Add your side business as a new company, put your title as “Website Designer for E-Commerce” or whatever service you offer, and describe exactly what you do for people.
Getting above the magical 500+ connections number too and having some recommendations on your profile won’t hurt either. If someone sees a profile and you have 13 connections, that might be a red flag that you aren’t great with communication or have any past clients as connections.
Heck, you can add me if you want. 🙂
9. Let People Know You’re Looking for Work
This goes with the one above, but it’s not just for LinkedIn. If people don’t know you’re looking for more work, they’re probably not going to send you any referrals.
Here are some ideas for people to reach out to so you can get started:
- Family and friends
- Coworkers (if you know this wont impact your job)
- Current clients (if you have them)
- Past clients you’ve worked with – if they were happy with your work, they’re not going to hesitate to refer you to someone else in their network if they can.
- Your local [XYZ] person who knows a lot of people who might need your help
- Local networking community members
As humans, we generally want to see each other succeed. You’d be surprised how many people will rally around you and try to help you find clients if they can.
If you’re comfortable with it, let them know you’d be happy to pay them a referral fee for helping you out. You can give them $50, 20% of the first month’s bill once its paid, whatever you feel comfortable with. Money is a great way to get people helping you out 🙂
10. Cold Outreach via Email or Phone Calls
If you’re really passionate about helping certain types of clients (let’s say a local photographer), you can find quite a few potential clients by doing some cold outreach.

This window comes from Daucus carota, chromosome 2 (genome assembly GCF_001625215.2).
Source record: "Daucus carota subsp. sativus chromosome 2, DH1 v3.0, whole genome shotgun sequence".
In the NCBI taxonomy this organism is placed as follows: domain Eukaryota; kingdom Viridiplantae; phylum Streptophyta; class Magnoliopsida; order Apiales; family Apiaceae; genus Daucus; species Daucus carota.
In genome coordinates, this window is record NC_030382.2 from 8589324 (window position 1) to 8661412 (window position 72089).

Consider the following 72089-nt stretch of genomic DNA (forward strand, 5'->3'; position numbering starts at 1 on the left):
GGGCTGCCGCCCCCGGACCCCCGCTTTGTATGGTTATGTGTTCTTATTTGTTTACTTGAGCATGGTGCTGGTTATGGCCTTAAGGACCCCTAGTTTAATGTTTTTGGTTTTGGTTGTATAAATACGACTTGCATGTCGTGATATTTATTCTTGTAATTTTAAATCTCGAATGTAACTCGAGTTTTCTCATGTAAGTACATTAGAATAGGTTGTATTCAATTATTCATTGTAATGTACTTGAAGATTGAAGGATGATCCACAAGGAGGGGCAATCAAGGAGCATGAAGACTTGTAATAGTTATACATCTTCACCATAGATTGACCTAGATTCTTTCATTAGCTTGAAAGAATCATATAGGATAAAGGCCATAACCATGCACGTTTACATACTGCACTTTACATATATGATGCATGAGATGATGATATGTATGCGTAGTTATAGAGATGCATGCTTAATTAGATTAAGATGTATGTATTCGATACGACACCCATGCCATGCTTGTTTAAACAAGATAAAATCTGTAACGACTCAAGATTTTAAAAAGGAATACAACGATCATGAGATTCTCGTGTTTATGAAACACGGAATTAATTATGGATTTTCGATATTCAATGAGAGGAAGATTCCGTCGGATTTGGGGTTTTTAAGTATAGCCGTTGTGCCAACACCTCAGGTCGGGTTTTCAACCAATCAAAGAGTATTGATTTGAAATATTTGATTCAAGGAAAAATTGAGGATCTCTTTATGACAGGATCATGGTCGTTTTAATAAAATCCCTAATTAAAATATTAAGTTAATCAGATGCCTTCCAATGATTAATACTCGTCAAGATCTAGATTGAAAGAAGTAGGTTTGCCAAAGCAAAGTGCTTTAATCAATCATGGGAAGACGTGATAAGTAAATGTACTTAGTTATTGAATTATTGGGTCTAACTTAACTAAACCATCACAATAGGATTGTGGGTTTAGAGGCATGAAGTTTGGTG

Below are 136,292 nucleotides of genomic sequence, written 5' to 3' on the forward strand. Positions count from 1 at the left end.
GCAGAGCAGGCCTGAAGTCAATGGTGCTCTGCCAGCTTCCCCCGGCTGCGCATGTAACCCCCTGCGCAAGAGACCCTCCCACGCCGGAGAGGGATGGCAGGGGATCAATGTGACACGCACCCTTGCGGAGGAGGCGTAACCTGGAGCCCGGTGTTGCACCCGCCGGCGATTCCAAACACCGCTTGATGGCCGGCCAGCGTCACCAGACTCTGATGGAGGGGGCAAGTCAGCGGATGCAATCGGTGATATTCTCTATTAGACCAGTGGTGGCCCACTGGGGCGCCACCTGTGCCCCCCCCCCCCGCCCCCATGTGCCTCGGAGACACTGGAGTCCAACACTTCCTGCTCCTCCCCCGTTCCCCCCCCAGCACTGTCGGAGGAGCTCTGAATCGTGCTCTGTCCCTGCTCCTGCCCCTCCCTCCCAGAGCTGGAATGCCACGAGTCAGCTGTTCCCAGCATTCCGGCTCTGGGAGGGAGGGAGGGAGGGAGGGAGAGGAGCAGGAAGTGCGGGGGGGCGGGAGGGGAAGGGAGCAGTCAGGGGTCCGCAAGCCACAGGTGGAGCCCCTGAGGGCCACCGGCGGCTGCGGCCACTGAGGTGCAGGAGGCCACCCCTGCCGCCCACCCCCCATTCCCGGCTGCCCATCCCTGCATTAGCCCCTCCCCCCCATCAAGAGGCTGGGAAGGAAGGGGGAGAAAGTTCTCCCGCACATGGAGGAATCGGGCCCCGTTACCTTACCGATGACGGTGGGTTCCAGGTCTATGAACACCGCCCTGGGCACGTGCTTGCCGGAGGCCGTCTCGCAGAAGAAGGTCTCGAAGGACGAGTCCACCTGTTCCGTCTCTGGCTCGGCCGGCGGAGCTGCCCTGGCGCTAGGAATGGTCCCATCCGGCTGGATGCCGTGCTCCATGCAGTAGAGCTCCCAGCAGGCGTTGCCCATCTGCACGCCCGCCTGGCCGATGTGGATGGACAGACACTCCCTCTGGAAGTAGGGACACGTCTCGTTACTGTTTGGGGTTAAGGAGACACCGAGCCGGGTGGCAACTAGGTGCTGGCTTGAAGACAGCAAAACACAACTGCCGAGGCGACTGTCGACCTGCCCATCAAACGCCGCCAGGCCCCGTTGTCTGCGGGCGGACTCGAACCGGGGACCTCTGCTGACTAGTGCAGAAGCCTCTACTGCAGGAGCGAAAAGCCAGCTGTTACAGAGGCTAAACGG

Go to Google (or another search engine) and look up photographers in your area, then go to page 2 and on, and cold call those people to let them know you can help with marketing or website design, whatever you’re offering.
Why page 2? Because they probably aren’t working with someone helping them with their marketing if they’re on page 2. It’s going to be harder as a newbie to get clients who already rank first for their main keyword.
And this can be a great way to start the conversation with potential clients because you can say “I noticed you’re on page 2 for this term, I’d love to help you rank higher.”
Small business owners are often open to some kind of chat if nothing else.
11. Ask for Referrals
I already covered how to improve your strategy for getting more referrals, but even just the concept of asking for them seems to turn people away.
Here are a few examples of people you can ask for referrals:
- Family members
- Current Clients
- Past Clients
- People you meet at networking events that take interest in your work but might not need it themselves. Be careful, it’s very easy to overstep boundaries with people you’ve just met so make sure you hit it off with that person first.